how a boot …

…is made

From sole to upper

A HANWAG hiking boot requires over 100 production steps. Join us on a tour of our production facilities, learn more about selected production steps and see how we make our cemented construction footwear. We build most of our shoes using this special technique. It’s what makes them so sturdy, durable – and resoleable.

Our production process

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1. preparation and cutting


2. making the upper

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3. Lasting

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4. Sole assembly

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5. Finishing

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6. Our Locations


7. Our products

Step 1

Preparation and Cutting

Let’s get started!
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A HANWAG boot is made of up to 200 different parts. These are prepared and assembled using a range of different techniques in at least 120 separate steps before the final boot is ready to wear.

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This requires specialist machinery and expert craftsmanship. And it’s only possible thanks to the long-standing experience and expertise of our production team in making high-quality footwear.



There’s lots to do: cutting, skiving, punching, marking, stamping and ironing. During these first steps the foundations are laid as the different parts are prepared for further processing.


At HANWAG, people play the most important role. I’m totally convinced that you cannot replace the handcrafted expertise needed to make our shoes. The skilled hands and experience of our employees guarantee our quality.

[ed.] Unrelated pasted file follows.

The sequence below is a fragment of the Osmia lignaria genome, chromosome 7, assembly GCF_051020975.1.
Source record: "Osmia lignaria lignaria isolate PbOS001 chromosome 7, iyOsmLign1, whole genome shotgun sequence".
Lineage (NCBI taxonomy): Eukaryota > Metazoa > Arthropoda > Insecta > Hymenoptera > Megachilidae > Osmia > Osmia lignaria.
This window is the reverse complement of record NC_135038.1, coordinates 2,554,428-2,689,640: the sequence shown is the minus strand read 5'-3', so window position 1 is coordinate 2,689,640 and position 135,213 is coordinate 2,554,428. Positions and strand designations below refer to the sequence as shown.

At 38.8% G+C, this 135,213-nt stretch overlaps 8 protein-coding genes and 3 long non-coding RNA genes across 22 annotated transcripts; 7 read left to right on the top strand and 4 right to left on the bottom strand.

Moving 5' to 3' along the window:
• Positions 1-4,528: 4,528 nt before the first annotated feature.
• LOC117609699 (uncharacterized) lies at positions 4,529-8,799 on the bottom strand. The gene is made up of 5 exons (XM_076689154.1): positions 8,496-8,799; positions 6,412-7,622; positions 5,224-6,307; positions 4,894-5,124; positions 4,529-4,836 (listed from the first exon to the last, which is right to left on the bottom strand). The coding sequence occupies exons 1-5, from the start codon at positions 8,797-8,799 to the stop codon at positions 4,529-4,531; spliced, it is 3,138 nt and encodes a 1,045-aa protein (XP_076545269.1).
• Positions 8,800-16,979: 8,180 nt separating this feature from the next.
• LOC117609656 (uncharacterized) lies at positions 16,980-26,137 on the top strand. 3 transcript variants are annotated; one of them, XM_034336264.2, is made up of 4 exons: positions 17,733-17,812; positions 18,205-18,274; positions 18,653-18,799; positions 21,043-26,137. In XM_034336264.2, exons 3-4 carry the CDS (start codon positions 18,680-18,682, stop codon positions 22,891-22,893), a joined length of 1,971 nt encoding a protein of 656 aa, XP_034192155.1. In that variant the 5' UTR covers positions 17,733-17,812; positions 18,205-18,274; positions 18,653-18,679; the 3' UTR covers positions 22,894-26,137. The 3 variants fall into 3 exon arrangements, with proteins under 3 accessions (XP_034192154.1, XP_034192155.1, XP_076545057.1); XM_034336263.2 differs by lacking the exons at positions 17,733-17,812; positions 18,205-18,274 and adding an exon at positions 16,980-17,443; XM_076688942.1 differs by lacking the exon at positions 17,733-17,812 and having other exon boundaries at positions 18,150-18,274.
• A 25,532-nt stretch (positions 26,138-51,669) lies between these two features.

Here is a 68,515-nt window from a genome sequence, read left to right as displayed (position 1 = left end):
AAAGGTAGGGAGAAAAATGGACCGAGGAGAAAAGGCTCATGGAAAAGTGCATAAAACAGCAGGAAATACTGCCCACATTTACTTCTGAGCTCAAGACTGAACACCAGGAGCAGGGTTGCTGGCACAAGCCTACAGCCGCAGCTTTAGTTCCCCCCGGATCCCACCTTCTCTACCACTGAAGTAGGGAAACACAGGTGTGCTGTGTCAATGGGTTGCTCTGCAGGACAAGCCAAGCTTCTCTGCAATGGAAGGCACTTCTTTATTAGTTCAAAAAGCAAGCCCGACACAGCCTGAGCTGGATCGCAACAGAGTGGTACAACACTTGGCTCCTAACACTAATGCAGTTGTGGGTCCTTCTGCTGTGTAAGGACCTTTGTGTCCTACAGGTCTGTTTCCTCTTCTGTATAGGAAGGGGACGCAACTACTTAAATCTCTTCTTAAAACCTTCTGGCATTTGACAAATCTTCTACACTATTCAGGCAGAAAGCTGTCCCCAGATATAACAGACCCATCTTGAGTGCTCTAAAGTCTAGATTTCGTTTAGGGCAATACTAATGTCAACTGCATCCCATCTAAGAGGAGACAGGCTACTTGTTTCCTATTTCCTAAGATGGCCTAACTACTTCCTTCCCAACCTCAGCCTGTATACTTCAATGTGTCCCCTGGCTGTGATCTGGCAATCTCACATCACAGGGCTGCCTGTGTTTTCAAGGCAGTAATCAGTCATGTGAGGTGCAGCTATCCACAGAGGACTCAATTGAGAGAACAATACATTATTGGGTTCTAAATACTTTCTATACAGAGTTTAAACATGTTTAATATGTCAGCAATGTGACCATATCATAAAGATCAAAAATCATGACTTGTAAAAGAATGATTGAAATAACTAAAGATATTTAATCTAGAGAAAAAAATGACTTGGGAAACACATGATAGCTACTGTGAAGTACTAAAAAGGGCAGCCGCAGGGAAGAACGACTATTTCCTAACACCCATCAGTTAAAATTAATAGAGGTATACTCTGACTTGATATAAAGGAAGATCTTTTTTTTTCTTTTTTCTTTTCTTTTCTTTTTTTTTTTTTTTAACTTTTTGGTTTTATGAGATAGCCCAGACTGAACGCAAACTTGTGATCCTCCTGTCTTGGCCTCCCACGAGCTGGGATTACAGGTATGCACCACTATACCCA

Stefan Jerg • Head of Production

Location Vierkirchen

Made in Europe

We make all our footwear in Europe and virtually all our suppliers are based here too. We see producing in Europe as the best way to produce sustainably and to ensure the highest quality standards by guaranteeing shorter transport routes and maintaining close, long-standing relationships with our partners and our employees.

100 %

of our footwear is made in Europe.


is the year HANWAG was founded – and we’ve been manufacturing shoes at our headquarters in Vierkirchen (Bavaria) ever since.

99 %

is the value share of raw materials that we source from Europe.

Next step

Making the upper

Step 2


Genuine craftsmanship in 3 – 2 – 1 ..
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In the stitching department, the uppers are built from a number of different parts. Working on their trusty sewing machines, the experienced stitching team make complex processes look easy.

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Once the upper is stitched, it passes through many pairs of hands as it moves through the production process, step by step. Travelling through the production halls, it starts to look more and more like a boot.

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I check very carefully during the final inspection – each model has to correspond exactly to the final sample and the stitching’s got to be perfect.

Csilla • is hot on quality

Progressz shoe factory in Hungary


But that’s not all…


To make a HANWAG Tatra Light boot, we have 60 different production steps in the stitching department alone.

And then a further 40 processes in the sole assembly unit in the hall next door.

Next step


Step 3


What’s it all about?
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Shoemakers use a range of construction methods to attach the sole to the upper. The cemented construction is a highly demanding and complex handcrafted technique.


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During the cemented construction, the upper is pulled over the insole on a last and then bonded together. The last itself is a model of a foot made of wood or plastic around which a boot is made. It plays a fundamental role in that it defines the shape of the upper and the resulting boot.

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The fit of a boot is determined by its last. No two feet are the same. This is why we do more than make all our boots using the same last, only in different sizes. We use special anatomically-shaped lasts for women and men. Moreover, in addition to our standard lasts, we also have special lasts for different shapes of feet, or specific activities.